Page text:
The randomized, vectorcontrolled phase II study also found that overall median survival improved 8.5 months among the 21 participants, who all had metastatic castrate-resistant prostate cancer.
Patients in 5 cohorts were placed on various intraprostatic vaccination and booster regimens. Tumor infiltrate was evaluated when adequate tissue was available.
Overall, a transient fever in 1 patient was the only grade 3 toxicity, and the most common grade 2 adverse events were fever (14.5%) and injection-site reactions (21%). Additionally, 16 of 21 patients had stable or improved PSA doubling time, 4 of 8 evaluable patients had immune response, and 11 of 15 patients had decreased or stable T regulatory function. A paired t-test of 13 biopsies pre- and postvaccination showed increases in tumor immunologic infiltrates.
Researchers concluded that intraprostatic administration of PSA-TRICOM is safe and can generate “a substantial immune response,” and that trials with clinical endpoints should be conducted. Abstract 2530
The combination of AGS-003, an investigational immunotherapeutic agent, and the tyrosine kinase inhibitor sunitinib demonstrated better results than would be expected from sunitinib alone in patients with newly diagnosed, advanced renal cell carcinoma (RCC).
AGS-003, created from autologous tumor RNA cells and dendritic cells, stimulates the proliferation of CD28-expressing cytotoxic T lymphocytes (CTLs) while sunitinib helps decrease regulatory T cells, suggesting synergistic effects, according to lead author Robert A. Figlin, MD, of the Samuel Oschin Comprehensive Cancer Institute at Cedars-Sinai Medical Center in Los Angeles, California.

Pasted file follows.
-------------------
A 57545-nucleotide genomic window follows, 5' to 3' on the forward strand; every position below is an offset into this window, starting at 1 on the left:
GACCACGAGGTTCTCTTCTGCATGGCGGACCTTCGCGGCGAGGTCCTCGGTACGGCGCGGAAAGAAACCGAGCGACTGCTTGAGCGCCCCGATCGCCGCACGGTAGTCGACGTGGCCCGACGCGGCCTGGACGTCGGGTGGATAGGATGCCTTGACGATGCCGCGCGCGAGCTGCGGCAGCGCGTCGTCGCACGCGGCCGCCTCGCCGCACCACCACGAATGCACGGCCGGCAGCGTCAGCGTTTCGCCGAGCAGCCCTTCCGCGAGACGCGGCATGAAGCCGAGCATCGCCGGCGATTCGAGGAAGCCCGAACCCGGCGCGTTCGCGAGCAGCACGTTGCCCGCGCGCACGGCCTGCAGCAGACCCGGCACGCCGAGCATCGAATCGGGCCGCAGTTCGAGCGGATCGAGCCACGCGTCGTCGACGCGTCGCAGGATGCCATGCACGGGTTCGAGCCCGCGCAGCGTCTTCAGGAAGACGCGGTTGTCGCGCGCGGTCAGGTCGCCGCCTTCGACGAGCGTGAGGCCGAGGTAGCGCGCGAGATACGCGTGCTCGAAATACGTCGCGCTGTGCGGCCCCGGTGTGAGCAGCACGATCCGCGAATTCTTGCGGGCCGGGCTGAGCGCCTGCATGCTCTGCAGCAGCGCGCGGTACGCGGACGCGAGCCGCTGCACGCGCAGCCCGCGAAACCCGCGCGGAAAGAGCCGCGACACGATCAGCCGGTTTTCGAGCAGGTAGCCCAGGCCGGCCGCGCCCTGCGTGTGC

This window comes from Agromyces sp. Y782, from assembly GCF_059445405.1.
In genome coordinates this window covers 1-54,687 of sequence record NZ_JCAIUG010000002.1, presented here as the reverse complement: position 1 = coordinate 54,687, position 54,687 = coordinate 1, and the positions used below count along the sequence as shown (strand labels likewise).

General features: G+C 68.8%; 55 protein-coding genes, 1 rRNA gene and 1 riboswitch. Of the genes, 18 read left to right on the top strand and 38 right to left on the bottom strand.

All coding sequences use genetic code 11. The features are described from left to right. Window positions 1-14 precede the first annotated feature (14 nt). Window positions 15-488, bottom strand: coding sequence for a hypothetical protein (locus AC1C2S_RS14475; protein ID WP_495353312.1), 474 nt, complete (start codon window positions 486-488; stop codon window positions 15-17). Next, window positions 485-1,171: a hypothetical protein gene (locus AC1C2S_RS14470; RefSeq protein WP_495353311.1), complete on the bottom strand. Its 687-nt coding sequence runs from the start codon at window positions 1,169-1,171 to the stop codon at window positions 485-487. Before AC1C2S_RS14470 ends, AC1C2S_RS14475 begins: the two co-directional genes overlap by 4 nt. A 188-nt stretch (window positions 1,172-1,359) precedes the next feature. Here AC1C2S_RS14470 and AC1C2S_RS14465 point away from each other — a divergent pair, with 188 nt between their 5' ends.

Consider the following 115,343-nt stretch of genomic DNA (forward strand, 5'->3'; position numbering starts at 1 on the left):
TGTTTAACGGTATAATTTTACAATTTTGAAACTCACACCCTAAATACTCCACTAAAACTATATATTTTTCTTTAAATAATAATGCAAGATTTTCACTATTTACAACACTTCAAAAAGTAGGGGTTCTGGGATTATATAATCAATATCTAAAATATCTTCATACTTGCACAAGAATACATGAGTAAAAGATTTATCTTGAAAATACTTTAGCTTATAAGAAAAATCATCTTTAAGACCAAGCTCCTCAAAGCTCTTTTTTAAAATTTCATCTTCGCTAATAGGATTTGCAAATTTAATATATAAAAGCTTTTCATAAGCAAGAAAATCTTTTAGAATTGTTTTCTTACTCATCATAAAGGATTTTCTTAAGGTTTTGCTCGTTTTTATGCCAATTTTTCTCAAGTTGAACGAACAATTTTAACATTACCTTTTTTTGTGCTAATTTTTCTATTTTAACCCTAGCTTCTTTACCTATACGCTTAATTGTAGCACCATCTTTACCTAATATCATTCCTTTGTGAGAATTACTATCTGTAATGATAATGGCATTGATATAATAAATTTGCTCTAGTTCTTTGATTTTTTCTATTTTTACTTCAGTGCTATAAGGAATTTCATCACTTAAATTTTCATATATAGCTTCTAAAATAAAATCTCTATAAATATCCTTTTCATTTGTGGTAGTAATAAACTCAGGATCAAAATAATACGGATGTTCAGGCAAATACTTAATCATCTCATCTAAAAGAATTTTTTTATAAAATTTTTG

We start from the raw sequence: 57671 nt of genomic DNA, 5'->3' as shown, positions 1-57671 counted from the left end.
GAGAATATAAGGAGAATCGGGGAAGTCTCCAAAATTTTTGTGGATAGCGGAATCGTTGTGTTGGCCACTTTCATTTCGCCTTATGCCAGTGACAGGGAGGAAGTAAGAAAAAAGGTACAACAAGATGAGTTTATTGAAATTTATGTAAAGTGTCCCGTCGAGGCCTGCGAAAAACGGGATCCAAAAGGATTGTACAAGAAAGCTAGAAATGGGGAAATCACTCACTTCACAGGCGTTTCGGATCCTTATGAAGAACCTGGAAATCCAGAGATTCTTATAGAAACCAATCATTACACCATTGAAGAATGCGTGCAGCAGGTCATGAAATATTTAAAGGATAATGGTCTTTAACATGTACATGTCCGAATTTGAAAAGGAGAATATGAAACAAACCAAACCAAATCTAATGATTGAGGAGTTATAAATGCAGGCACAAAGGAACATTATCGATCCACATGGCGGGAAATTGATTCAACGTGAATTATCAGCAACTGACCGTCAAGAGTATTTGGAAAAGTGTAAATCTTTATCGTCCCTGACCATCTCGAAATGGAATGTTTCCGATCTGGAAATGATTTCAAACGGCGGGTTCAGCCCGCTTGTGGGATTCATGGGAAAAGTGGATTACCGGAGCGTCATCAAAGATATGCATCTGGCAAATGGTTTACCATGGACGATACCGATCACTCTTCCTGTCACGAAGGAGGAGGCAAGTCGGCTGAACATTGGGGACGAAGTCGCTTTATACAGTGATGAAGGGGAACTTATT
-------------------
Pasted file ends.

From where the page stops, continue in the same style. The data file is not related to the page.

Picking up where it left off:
The median progressionfree overall survival for the 21 participants was 11.9 months overall, including 14.9 months for intermediate-risk patients and 6.0 months for poor-risk patients. Six of 6 patients monitored for regulatory T cells showed a decrease following treatment, and 11 of 15 patients experienced increases in CTLs.
Plans are underway for a randomized, phase III trial comparing AGS-003 plus sunitinib versus sunitinib alone. Abstract 2532
A dendritic cell-based vaccine stimulated more T-cell responses against carcinoembryonic antigens (CEAs) than a poxvector formulation in a phase II trial involving patients with colorectal cancer who had undergone surgery and chemotherapy.
In all, 74 patients with no evidence of disease posttreatment were randomized 1:1 to receive either dendritic cells mixed with PANVAC-VF (poxvectors encoding CEA, MUC1, CD54, CD58, CD80) or PANVAC-VF along with local injections of granulocytemacrophage colony-stimulating factor (GM-CSF).
The dendritic cell vaccine resulted in significantly more T-cell responses against CEA than the poxvector (69% vs 41%), and also demonstrated a trend toward improved relapse-free survival (log rank P = 0.10).
The role of additional cytokines and regulatory cells and molecules in enhancing the adaptive immune response to the dendritic cell vaccine is being evaluated in ongoing studies, according to the research team led by Duke University Medical Center in Durham, North Carolina. Abstract 2533
For complete abstracts, visit ASCO Abstracts